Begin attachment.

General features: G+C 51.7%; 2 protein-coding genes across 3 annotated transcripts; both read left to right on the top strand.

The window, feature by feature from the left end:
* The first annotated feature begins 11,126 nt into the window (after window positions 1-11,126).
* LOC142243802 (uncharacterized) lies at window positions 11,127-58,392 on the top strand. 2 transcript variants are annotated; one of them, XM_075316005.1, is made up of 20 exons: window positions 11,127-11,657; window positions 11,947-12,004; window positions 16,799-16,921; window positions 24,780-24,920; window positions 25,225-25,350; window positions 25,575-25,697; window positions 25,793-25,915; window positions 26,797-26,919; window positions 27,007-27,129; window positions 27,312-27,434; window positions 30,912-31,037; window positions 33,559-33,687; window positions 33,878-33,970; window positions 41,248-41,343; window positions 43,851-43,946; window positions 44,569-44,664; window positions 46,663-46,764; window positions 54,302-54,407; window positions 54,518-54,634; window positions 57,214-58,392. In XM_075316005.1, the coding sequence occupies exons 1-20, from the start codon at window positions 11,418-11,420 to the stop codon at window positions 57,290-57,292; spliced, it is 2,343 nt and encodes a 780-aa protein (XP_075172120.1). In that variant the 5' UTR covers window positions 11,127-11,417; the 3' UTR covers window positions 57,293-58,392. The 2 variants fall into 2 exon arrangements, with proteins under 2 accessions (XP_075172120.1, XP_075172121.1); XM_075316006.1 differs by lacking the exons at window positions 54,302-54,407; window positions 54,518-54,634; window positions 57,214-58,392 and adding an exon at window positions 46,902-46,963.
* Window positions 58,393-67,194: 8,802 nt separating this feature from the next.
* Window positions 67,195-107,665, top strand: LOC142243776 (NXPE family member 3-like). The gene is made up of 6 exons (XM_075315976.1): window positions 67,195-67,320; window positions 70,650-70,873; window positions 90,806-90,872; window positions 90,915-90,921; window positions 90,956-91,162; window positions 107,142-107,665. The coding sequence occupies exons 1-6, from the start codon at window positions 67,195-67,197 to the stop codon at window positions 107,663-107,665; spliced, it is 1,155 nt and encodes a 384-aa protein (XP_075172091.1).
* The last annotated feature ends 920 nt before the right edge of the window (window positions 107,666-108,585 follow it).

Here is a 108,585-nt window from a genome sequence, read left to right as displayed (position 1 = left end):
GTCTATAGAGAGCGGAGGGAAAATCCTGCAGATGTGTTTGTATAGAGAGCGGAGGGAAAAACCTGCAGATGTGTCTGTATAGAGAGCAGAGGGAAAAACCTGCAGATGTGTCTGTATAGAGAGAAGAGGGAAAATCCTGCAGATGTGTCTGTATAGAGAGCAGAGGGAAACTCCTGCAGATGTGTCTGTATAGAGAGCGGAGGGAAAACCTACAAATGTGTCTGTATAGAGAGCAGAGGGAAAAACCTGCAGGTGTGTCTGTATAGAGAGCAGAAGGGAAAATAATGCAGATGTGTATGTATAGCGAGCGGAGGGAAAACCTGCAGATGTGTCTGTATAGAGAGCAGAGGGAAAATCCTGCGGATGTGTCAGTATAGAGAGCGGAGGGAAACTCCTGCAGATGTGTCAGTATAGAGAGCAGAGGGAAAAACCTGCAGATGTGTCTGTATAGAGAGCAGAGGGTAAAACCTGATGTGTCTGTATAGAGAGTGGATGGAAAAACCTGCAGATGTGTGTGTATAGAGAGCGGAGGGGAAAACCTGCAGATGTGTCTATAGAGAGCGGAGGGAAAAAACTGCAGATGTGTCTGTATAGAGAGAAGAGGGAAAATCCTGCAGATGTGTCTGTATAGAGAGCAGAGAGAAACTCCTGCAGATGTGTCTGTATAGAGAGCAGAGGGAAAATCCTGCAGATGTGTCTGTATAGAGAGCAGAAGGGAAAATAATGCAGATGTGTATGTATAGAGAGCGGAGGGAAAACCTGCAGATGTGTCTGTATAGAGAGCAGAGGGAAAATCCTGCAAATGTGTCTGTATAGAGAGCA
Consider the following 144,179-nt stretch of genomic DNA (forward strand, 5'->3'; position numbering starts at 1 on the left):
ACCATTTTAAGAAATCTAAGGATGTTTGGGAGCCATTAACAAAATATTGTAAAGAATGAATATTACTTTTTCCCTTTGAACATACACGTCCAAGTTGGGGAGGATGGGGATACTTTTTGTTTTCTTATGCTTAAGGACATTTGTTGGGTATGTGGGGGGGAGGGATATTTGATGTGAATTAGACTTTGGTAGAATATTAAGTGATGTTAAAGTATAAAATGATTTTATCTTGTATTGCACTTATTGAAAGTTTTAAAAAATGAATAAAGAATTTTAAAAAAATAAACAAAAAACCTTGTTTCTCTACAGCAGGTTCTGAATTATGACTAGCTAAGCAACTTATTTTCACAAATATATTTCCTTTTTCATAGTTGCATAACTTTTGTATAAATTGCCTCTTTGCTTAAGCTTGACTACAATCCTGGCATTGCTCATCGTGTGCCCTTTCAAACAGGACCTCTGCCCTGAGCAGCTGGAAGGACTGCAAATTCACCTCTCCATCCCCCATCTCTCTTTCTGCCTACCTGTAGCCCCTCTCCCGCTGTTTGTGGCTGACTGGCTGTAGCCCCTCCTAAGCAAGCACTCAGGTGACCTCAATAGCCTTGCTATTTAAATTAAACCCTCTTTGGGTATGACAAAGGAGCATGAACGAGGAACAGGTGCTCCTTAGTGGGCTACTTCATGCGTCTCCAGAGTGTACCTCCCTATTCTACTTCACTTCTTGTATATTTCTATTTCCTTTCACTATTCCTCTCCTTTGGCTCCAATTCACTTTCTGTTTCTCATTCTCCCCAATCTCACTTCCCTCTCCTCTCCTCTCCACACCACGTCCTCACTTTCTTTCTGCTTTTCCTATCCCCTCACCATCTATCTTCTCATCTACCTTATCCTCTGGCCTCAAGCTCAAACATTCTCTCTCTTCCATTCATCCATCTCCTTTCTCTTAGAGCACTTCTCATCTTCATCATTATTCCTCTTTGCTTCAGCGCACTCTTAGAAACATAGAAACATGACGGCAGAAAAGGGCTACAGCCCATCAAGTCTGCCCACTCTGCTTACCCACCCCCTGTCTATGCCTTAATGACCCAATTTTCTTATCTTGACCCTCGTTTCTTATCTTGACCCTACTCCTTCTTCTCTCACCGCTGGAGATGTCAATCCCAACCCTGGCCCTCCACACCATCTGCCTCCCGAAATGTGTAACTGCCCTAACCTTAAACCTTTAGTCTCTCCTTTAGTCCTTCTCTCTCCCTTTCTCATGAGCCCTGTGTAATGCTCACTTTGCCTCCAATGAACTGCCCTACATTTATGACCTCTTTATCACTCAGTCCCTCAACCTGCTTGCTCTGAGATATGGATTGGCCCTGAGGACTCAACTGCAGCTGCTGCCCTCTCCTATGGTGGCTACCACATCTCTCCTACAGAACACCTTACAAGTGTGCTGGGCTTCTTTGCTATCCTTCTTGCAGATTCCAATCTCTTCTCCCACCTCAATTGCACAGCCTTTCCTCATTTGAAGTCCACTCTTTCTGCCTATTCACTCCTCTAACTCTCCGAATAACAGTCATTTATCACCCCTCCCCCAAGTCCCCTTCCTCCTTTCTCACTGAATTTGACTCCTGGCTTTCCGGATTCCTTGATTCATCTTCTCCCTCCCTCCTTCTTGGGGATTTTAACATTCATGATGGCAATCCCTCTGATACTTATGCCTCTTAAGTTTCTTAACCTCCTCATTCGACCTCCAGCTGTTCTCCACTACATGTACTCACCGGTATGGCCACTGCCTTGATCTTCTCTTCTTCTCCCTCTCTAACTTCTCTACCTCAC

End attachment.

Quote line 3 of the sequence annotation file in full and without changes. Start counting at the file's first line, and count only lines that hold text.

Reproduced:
* The first annotated feature begins 11,126 nt into the window (after window positions 1-11,126).